Applying Motivation Theory to Diabetes Management

Just after we got married, my wife and I embarked on an MBA (Masters of Business Administration). Along with teaching how the organs of business work, there were some interesting electives to choose from. One of the ones I chose was “Leadership and Motivation”. It provided guidance of how to lead people (as opposed to managing them), and how to motivate people. Obviously, in the context of an MBA, it was to help employees stay motivated to work on tasks deemed important to their employer, but I see parallels in the management of diabetes as well i.e. working on tasks deemed important for survival. For those not interested in the details, you can skip ahead to the tl;dr.

The 3C Model

The course was taught by Professor H.M. Kehr, formerly of UC Berkeley who created what is now called the “3C Model“; the Three Components Model.

I find it easier to remember it as the “Head, Hearts, and Hands” model. While relatively simple, the model brought together various motivational models of the time e.g. Csikszentmihalyi and Rheinberg. In this case the head, heart and hands are:

  • Head: Our logical thoughts regarding the task at hand
  • Heart: How we feel about the task at hand
  • Hands: Our ability to perform the task at hand

Other key concepts with the model are “volition” which, for the rest of us, is willpower and “flow”, a state of “effortless achievement”, which is sport is sometimes referred to as being “in the zone”. In short, when the head, heart, and hands are aligned, achievement is effortless.

Another key aspect of the model is the understanding that willpower is a finite resource which cannot be called upon indefinitely and, if pushed to its limit, leads to burnout. Burnout, of course, is a term familiar to many of us who manage diabetes meaning a complete abandonment of diabetes management.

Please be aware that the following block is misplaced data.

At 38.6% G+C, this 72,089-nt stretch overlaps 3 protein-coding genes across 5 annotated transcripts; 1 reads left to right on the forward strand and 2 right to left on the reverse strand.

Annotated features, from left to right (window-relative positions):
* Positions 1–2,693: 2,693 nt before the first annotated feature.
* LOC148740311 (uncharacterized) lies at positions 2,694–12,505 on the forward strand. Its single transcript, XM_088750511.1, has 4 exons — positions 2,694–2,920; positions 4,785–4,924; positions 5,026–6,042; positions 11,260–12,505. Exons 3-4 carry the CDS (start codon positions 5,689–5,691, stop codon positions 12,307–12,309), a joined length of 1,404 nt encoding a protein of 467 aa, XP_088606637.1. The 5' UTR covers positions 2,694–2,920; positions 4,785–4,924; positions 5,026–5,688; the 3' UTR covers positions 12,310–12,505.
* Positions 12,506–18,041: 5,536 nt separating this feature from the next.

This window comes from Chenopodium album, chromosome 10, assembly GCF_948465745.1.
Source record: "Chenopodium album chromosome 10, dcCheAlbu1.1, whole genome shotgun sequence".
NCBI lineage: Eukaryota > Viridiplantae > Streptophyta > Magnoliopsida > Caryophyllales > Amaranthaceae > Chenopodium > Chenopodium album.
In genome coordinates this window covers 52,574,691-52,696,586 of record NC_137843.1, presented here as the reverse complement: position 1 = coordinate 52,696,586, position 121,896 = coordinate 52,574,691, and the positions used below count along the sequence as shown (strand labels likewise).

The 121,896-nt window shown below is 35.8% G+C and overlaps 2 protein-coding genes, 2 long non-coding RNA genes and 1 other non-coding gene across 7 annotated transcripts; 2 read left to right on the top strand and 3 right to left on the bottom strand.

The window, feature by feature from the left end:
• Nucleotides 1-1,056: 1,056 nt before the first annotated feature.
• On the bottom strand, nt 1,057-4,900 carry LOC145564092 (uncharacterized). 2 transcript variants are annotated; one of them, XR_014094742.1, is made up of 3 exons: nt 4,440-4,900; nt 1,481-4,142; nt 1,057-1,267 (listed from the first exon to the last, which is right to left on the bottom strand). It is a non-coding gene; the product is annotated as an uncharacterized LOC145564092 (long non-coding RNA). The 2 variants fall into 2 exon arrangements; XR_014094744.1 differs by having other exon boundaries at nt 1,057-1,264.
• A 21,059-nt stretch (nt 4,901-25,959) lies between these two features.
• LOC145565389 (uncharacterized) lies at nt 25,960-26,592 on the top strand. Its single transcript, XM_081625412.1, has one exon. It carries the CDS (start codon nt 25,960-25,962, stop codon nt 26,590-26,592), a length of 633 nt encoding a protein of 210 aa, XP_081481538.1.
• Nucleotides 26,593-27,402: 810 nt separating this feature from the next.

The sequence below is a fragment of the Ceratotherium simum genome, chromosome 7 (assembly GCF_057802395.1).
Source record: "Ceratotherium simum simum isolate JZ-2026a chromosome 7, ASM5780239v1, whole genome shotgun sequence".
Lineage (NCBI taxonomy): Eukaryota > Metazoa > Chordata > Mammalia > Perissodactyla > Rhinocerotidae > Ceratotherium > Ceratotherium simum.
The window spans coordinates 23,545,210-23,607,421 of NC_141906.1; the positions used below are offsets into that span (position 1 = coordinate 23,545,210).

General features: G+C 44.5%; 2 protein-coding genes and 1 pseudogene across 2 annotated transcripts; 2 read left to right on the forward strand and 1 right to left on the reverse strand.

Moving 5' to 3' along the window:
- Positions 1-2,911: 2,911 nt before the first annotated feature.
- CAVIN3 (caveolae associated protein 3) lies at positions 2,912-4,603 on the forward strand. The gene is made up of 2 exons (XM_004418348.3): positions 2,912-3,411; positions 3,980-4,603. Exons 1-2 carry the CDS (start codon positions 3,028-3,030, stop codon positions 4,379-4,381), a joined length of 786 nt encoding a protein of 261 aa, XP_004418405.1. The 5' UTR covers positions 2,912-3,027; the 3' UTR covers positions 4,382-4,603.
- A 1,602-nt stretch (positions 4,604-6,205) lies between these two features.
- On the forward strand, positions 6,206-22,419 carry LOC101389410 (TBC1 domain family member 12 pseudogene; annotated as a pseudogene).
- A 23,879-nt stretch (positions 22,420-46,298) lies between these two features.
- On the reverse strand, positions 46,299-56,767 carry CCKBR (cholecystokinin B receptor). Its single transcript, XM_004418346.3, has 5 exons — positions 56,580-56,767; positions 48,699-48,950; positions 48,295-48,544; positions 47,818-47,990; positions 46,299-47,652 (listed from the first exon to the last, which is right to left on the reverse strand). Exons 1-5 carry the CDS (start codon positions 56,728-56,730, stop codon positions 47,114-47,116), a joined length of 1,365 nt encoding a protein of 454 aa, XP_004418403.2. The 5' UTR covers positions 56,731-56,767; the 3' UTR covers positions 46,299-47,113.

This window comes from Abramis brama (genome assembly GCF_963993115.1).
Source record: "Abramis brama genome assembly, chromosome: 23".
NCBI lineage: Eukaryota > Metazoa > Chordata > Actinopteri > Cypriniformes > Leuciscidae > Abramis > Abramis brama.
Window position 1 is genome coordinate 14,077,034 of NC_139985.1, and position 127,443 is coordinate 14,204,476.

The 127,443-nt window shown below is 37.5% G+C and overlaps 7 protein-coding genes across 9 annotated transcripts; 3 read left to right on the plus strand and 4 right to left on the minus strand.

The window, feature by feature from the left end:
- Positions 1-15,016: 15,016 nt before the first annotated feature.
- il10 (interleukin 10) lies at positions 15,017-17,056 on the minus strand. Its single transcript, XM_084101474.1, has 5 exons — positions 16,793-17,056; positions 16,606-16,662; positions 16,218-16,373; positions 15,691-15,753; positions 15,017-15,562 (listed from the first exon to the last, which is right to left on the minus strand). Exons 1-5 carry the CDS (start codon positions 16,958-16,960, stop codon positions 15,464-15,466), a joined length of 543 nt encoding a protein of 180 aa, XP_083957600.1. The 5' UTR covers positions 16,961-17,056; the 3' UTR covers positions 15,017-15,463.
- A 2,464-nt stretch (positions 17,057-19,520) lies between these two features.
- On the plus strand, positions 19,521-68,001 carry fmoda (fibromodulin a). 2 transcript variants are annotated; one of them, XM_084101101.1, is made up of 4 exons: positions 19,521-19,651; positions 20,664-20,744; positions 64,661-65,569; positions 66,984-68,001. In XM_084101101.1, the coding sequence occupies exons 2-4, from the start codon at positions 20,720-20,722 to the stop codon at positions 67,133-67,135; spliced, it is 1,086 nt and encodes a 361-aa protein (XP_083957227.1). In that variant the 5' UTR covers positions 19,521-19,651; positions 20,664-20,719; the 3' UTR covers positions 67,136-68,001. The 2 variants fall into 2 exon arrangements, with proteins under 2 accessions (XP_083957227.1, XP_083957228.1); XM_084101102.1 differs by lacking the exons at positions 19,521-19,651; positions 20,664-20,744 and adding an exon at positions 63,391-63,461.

Misalignment and Intervention

While alignment of the head, heart, and hands leads to a “flow state”, misalignment means willpower will be needed to achieve the task. For a task, such as diabetes management which is relentless, it is clear, without intervention, burnout is inevitable. Ideally, the intervention will either give the person a break from the task, allowing willpower to recharge, or make the amount of necessary willpower so small as to prolong burnout practically indefinitely.

Depending on which component is not aligned to the task, this dictates the kind of intervention to use.

When the head is the problem i.e. the person is emotionally aligned and has the skills, but there is a logical conflict, the person may need further convincing, have additional incentives put in place, or have the goals adjusted.

When the heart is the problem i.e. the task makes logical sense and they have the skills but it does not feel right, or they fear the task, emotional support, redesigning the approach, or focussing on the eventual outcome may help.